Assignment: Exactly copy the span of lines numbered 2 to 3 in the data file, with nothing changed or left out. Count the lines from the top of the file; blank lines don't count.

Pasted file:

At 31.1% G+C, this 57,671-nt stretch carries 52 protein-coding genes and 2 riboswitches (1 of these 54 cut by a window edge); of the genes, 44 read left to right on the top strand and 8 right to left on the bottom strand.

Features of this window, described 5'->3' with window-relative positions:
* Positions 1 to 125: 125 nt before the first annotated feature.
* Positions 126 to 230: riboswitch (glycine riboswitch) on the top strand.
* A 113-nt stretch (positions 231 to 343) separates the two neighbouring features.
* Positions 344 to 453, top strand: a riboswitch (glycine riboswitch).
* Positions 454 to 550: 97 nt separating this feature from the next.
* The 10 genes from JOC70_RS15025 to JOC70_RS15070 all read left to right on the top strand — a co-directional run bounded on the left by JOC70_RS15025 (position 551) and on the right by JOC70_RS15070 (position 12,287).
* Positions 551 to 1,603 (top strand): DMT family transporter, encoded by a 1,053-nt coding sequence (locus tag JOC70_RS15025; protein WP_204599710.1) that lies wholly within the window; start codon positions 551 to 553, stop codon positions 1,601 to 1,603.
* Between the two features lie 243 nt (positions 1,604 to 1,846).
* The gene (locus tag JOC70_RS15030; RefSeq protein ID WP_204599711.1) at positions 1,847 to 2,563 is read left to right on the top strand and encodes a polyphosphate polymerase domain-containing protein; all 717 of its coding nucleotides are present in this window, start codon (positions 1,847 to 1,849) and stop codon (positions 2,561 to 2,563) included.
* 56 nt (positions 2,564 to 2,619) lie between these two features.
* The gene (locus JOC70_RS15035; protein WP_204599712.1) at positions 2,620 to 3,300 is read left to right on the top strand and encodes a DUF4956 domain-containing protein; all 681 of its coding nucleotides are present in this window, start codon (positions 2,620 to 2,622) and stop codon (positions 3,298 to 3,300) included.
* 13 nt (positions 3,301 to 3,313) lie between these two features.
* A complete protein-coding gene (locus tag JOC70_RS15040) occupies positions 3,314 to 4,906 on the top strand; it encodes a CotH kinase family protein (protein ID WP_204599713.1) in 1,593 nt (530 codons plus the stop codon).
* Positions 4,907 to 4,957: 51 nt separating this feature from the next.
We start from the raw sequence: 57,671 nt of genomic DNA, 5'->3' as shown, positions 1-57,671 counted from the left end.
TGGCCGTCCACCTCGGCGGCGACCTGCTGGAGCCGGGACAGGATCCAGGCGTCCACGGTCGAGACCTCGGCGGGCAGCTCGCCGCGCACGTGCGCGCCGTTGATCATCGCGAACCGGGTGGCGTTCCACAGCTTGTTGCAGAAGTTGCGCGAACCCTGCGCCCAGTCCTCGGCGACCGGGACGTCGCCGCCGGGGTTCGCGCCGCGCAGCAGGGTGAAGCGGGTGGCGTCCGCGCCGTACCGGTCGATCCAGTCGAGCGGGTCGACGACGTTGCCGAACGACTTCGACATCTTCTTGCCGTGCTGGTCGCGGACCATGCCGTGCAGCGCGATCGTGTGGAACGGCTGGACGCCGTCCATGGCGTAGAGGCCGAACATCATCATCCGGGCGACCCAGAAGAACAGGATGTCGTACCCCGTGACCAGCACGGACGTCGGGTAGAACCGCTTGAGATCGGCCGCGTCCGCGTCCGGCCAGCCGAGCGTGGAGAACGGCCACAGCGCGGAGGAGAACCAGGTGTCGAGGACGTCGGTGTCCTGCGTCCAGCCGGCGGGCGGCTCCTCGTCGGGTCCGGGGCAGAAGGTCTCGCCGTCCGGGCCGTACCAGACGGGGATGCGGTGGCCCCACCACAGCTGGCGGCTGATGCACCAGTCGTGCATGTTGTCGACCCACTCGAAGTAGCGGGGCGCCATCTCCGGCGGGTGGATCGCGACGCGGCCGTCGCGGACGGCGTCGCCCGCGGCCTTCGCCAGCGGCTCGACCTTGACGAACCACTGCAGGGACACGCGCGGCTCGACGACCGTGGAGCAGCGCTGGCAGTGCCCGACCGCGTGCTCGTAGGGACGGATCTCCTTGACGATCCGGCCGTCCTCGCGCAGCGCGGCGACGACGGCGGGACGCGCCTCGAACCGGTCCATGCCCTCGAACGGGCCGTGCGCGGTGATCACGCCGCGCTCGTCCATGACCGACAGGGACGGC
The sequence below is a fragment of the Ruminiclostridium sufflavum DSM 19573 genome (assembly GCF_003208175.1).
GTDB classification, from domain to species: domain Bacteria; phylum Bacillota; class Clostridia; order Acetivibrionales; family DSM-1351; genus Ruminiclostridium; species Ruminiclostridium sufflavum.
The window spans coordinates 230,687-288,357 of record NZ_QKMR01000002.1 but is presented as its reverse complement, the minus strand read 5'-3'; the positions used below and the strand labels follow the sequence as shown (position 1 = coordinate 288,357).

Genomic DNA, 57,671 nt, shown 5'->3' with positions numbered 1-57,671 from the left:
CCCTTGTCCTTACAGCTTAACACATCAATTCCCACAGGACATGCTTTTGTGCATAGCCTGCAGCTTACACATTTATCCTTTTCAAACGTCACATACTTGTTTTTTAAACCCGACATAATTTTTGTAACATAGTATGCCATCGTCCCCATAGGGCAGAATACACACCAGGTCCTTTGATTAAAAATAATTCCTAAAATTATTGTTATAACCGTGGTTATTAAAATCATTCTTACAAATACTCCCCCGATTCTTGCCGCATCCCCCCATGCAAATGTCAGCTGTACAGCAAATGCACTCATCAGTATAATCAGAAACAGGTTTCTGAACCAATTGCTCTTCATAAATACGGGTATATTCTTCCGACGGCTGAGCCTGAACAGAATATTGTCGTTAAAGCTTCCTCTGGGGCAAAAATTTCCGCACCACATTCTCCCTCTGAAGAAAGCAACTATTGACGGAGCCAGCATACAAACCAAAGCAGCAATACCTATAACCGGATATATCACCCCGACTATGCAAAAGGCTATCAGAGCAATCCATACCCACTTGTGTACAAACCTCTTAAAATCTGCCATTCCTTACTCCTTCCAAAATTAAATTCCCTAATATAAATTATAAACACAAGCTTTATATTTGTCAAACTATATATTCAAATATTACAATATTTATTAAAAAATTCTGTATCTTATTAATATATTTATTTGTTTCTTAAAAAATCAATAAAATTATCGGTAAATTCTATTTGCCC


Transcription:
Features of this window, described 5'->3' with window-relative positions:
* Positions 1 to 125: 125 nt before the first annotated feature.